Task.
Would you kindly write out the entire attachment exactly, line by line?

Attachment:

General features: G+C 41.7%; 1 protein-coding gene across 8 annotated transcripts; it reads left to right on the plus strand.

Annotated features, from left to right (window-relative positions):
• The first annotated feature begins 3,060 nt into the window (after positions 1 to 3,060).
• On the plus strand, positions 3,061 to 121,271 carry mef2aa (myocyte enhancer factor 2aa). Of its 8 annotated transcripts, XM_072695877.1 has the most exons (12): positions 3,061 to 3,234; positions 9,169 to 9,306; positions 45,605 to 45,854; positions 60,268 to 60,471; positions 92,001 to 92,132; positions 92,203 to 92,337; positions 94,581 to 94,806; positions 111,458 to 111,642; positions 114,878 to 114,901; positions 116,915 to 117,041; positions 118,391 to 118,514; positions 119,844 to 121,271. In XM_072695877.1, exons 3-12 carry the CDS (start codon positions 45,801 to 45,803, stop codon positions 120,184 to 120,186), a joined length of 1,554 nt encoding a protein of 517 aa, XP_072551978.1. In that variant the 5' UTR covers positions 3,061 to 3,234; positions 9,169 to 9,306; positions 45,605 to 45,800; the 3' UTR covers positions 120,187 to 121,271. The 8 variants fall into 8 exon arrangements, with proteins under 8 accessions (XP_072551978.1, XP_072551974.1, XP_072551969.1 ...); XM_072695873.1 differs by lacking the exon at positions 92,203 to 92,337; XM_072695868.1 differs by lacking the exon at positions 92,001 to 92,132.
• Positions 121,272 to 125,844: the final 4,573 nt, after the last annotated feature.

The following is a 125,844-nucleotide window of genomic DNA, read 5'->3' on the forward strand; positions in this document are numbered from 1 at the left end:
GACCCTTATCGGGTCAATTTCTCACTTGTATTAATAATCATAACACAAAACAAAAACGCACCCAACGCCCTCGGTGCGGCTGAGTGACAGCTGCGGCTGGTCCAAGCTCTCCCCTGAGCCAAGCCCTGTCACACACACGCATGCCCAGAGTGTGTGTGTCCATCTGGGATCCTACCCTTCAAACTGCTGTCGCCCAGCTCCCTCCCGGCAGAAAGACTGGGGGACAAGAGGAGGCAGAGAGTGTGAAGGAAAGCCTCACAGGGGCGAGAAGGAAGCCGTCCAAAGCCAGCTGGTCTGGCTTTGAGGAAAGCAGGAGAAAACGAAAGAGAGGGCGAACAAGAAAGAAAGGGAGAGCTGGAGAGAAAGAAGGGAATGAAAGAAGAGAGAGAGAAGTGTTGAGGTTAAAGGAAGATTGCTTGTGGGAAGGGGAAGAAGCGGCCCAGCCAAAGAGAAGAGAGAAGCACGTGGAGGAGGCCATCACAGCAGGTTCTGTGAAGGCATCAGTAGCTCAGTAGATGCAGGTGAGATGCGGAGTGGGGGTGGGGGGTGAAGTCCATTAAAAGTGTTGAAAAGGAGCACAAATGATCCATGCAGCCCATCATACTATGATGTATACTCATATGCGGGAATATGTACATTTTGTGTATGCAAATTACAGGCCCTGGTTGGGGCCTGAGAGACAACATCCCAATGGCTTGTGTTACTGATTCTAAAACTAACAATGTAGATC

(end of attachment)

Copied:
General features: G+C 41.7%; 1 protein-coding gene across 8 annotated transcripts; it reads left to right on the plus strand.

Annotated features, from left to right (window-relative positions):
• The first annotated feature begins 3,060 nt into the window (after positions 1 to 3,060).
• On the plus strand, positions 3,061 to 121,271 carry mef2aa (myocyte enhancer factor 2aa). Of its 8 annotated transcripts, XM_072695877.1 has the most exons (12): positions 3,061 to 3,234; positions 9,169 to 9,306; positions 45,605 to 45,854; positions 60,268 to 60,471; positions 92,001 to 92,132; positions 92,203 to 92,337; positions 94,581 to 94,806; positions 111,458 to 111,642; positions 114,878 to 114,901; positions 116,915 to 117,041; positions 118,391 to 118,514; positions 119,844 to 121,271. In XM_072695877.1, exons 3-12 carry the CDS (start codon positions 45,801 to 45,803, stop codon positions 120,184 to 120,186), a joined length of 1,554 nt encoding a protein of 517 aa, XP_072551978.1. In that variant the 5' UTR covers positions 3,061 to 3,234; positions 9,169 to 9,306; positions 45,605 to 45,800; the 3' UTR covers positions 120,187 to 121,271. The 8 variants fall into 8 exon arrangements, with proteins under 8 accessions (XP_072551978.1, XP_072551974.1, XP_072551969.1 ...); XM_072695873.1 differs by lacking the exon at positions 92,203 to 92,337; XM_072695868.1 differs by lacking the exon at positions 92,001 to 92,132.
• Positions 121,272 to 125,844: the final 4,573 nt, after the last annotated feature.

The following is a 125,844-nucleotide window of genomic DNA, read 5'->3' on the forward strand; positions in this document are numbered from 1 at the left end:
GACCCTTATCGGGTCAATTTCTCACTTGTATTAATAATCATAACACAAAACAAAAACGCACCCAACGCCCTCGGTGCGGCTGAGTGACAGCTGCGGCTGGTCCAAGCTCTCCCCTGAGCCAAGCCCTGTCACACACACGCATGCCCAGAGTGTGTGTGTCCATCTGGGATCCTACCCTTCAAACTGCTGTCGCCCAGCTCCCTCCCGGCAGAAAGACTGGGGGACAAGAGGAGGCAGAGAGTGTGAAGGAAAGCCTCACAGGGGCGAGAAGGAAGCCGTCCAAAGCCAGCTGGTCTGGCTTTGAGGAAAGCAGGAGAAAACGAAAGAGAGGGCGAACAAGAAAGAAAGGGAGAGCTGGAGAGAAAGAAGGGAATGAAAGAAGAGAGAGAGAAGTGTTGAGGTTAAAGGAAGATTGCTTGTGGGAAGGGGAAGAAGCGGCCCAGCCAAAGAGAAGAGAGAAGCACGTGGAGGAGGCCATCACAGCAGGTTCTGTGAAGGCATCAGTAGCTCAGTAGATGCAGGTGAGATGCGGAGTGGGGGTGGGGGGTGAAGTCCATTAAAAGTGTTGAAAAGGAGCACAAATGATCCATGCAGCCCATCATACTATGATGTATACTCATATGCGGGAATATGTACATTTTGTGTATGCAAATTACAGGCCCTGGTTGGGGCCTGAGAGACAACATCCCAATGGCTTGTGTTACTGATTCTAAAACTAACAATGTAGATC